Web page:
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5 August, 2019 00:00 00 AM / LAST MODIFIED: 5 August, 2019 02:16:45 AM

World Breastfeeding Week

WHO
World Breastfeeding Week

Forld Breastfeeding Week is celebrated every year from 1 to 7 August to encourage breastfeeding and improve the health of babies around the world. It commemorates the Innocenti Declaration signed in August 1990 by government policymakers, WHO, UNICEF and other organizations to protect, promote and support breastfeeding.

This year, WHO is working with UNICEF and partners to promote the importance of family-friendly policies to enable breastfeeding and help parents nurture and bond with their children in early life, when it matters most. This includes enacting paid maternity leave for a minimum of 18 weeks, and paid paternity leave to encourage shared responsibility of caring for their children on an equal basis. Mothers also need access to a parent friendly workplace to protect and support their ability to continue breastfeeding upon return to work by having access to breastfeeding breaks; a safe, private, and hygienic space for expressing and storing breastmilk; and affordable childcare.

Breastfeeding promotes better health for mothers and children alike. Increasing breastfeeding to near-universal levels could save more than 800 000 lives every year, the majority being children under 6 months. Breastfeeding decreases the risk of mothers developing breast cancer, ovarian cancer, type 2 diabetes, and heart disease. It is estimated that increased breastfeeding could avert 20 000 maternal deaths each year due to breast cancer.

WHO recommends exclusive breastfeeding starting within one hour after birth until a baby is 6 months old. Nutritious complementary foods should then be added while continuing to breastfeed for up to 2 years or beyond.

Up to what age can a baby stay well nourished by just being breastfed?

Infants should be exclusively breastfed – i.e. receive only breast milk – for the first six months of life to achieve optimal growth, development and health. "Exclusive breastfeeding" is defined as giving no other food or drink – not even water – except breast milk. It does, however, allow the infant to receive oral rehydration salts (ORS), drops and syrups (vitamins, minerals and medicines). Breast milk is the ideal food for the healthy growth and development of infants; breastfeeding is also an integral part of the reproductive process with important implications for the health of mothers.

WHO recommends that infants start receiving complementary foods at six months (180 days) of age in addition to breast milk. Foods should be adequate, meaning that they provide sufficient energy, protein and micronutrients to meet a growing child's nutritional needs. Foods should be prepared and given in a safe manner to minimize the risk of contamination. Feeding young infants requires active care and stimulation to encourage the child to eat.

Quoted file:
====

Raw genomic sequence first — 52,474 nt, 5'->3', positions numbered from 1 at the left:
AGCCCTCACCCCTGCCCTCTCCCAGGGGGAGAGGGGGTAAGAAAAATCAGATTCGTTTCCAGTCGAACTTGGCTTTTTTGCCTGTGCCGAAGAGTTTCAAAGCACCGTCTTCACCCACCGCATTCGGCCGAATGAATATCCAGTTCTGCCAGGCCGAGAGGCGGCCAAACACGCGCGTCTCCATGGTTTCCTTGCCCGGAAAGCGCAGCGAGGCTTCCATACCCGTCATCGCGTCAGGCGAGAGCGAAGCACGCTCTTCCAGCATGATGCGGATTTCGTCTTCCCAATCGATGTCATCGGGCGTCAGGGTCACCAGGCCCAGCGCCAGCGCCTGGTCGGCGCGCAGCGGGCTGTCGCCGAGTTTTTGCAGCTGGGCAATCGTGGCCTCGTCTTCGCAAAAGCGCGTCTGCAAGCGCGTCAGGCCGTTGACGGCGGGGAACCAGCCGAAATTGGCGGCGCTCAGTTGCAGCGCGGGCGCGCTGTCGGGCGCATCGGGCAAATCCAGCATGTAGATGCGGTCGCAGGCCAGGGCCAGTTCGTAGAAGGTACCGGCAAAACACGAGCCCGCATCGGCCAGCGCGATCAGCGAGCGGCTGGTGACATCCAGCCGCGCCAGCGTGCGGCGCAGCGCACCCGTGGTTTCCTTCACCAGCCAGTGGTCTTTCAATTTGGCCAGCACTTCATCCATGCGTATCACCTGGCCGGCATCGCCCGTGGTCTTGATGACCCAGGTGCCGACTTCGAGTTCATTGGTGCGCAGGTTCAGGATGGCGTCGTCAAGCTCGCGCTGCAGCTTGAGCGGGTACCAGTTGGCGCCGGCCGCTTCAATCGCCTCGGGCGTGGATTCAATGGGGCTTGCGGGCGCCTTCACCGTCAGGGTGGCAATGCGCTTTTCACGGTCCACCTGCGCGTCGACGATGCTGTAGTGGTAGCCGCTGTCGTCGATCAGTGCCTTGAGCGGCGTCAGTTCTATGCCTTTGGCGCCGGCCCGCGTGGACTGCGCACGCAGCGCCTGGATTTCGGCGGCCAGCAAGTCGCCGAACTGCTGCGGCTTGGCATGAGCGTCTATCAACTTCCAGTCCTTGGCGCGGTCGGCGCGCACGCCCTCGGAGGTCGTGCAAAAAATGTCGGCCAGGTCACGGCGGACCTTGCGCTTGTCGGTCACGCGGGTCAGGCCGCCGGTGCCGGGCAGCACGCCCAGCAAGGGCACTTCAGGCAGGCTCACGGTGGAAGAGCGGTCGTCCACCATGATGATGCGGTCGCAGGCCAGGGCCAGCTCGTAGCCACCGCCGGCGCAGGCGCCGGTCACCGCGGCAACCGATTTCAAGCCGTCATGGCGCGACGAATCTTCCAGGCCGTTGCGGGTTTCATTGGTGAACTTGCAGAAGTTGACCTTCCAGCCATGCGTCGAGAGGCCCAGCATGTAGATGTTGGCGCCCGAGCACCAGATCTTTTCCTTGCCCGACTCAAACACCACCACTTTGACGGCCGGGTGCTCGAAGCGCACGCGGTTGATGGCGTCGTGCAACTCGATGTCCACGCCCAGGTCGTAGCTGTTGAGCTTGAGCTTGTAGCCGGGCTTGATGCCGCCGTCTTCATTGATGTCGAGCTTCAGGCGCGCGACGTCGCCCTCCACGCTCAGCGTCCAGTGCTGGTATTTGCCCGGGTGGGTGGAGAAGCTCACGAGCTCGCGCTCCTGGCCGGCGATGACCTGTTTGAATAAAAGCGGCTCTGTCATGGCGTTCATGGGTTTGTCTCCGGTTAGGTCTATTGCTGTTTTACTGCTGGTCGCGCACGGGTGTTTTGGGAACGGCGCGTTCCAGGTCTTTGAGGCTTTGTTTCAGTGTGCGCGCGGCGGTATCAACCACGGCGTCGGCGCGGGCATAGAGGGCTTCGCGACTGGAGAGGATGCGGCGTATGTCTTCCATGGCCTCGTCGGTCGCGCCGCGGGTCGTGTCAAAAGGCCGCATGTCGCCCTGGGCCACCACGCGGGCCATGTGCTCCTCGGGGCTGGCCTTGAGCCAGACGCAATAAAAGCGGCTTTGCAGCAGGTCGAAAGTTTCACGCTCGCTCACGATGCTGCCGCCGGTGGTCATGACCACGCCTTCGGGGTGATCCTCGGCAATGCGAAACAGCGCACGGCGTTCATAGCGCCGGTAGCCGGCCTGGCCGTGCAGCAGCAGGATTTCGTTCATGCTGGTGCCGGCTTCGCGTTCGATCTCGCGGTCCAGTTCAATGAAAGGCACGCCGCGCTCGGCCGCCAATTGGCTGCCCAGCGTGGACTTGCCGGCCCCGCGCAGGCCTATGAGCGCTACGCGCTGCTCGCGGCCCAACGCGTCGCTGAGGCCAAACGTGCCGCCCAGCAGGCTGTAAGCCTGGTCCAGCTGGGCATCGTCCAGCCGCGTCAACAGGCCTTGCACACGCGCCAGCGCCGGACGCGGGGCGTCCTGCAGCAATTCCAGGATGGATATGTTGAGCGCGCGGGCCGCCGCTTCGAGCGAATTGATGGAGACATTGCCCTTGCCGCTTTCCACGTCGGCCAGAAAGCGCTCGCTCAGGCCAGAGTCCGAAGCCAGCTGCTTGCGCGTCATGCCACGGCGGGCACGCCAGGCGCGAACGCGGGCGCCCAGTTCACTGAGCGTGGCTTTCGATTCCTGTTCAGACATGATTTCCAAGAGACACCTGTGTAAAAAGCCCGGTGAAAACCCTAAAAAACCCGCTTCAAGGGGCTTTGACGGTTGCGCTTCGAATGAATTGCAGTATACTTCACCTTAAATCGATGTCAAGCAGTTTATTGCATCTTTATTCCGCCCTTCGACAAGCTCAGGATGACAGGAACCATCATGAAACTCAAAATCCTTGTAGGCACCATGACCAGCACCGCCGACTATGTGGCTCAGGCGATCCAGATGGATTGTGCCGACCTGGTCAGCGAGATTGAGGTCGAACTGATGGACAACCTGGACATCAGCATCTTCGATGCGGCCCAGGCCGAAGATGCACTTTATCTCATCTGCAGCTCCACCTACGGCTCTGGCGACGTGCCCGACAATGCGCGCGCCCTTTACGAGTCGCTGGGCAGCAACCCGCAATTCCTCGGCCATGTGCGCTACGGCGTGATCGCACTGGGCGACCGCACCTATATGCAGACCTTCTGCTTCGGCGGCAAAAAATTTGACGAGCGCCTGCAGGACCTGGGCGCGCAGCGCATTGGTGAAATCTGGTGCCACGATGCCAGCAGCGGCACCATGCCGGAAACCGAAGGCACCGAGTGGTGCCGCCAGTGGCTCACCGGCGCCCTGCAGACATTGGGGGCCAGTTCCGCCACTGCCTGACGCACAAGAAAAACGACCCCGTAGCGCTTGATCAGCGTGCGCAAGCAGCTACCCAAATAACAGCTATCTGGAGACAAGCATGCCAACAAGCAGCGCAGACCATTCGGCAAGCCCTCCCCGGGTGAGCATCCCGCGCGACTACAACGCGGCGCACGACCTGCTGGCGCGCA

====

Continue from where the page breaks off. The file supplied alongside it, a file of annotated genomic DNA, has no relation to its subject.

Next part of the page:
The transition from exclusive breastfeeding to full use of family foods is a very vulnerable period. It is the time when many infants become malnourished, contributing significantly to the high prevalence of malnutrition in children under five years of age worldwide.

It is essential therefore that infants receive appropriate, adequate and safe complementary foods to ensure the right transition from the breastfeeding period to the full use of family foods.

Amounts of foods to offer

WHO’s work on Breastfeeding

 

Breastfeeding is the normal way of providing young infants with the nutrients they need for healthy growth and development.

Virtually all mothers can breastfeed, provided they have accurate information, and the support of their family, the health care system and society at large.

Colostrum, the yellowish, sticky breast milk produced at the end of pregnancy, is recommended by WHO as the perfect food for the newborn, and feeding should be initiated within the first hour after birth.

Exclusive breastfeeding is recommended up to 6 months of age, with continued breastfeeding along with appropriate complementary foods up to two years of age or beyond.

 

 

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Editor : M. Shamsur Rahman

Published by the Editor on behalf of Independent Publications Limited at Media Printers, 446/H, Tejgaon I/A, Dhaka-1215.
Editorial, News & Commercial Offices : Beximco Media Complex, 149-150 Tejgaon I/A, Dhaka-1208, Bangladesh. GPO Box No. 934, Dhaka-1000.

Editor : M. Shamsur Rahman
Published by the Editor on behalf of Independent Publications Limited at Media Printers, 446/H, Tejgaon I/A, Dhaka-1215.
Editorial, News & Commercial Offices : Beximco Media Complex, 149-150 Tejgaon I/A, Dhaka-1208, Bangladesh. GPO Box No. 934, Dhaka-1000.

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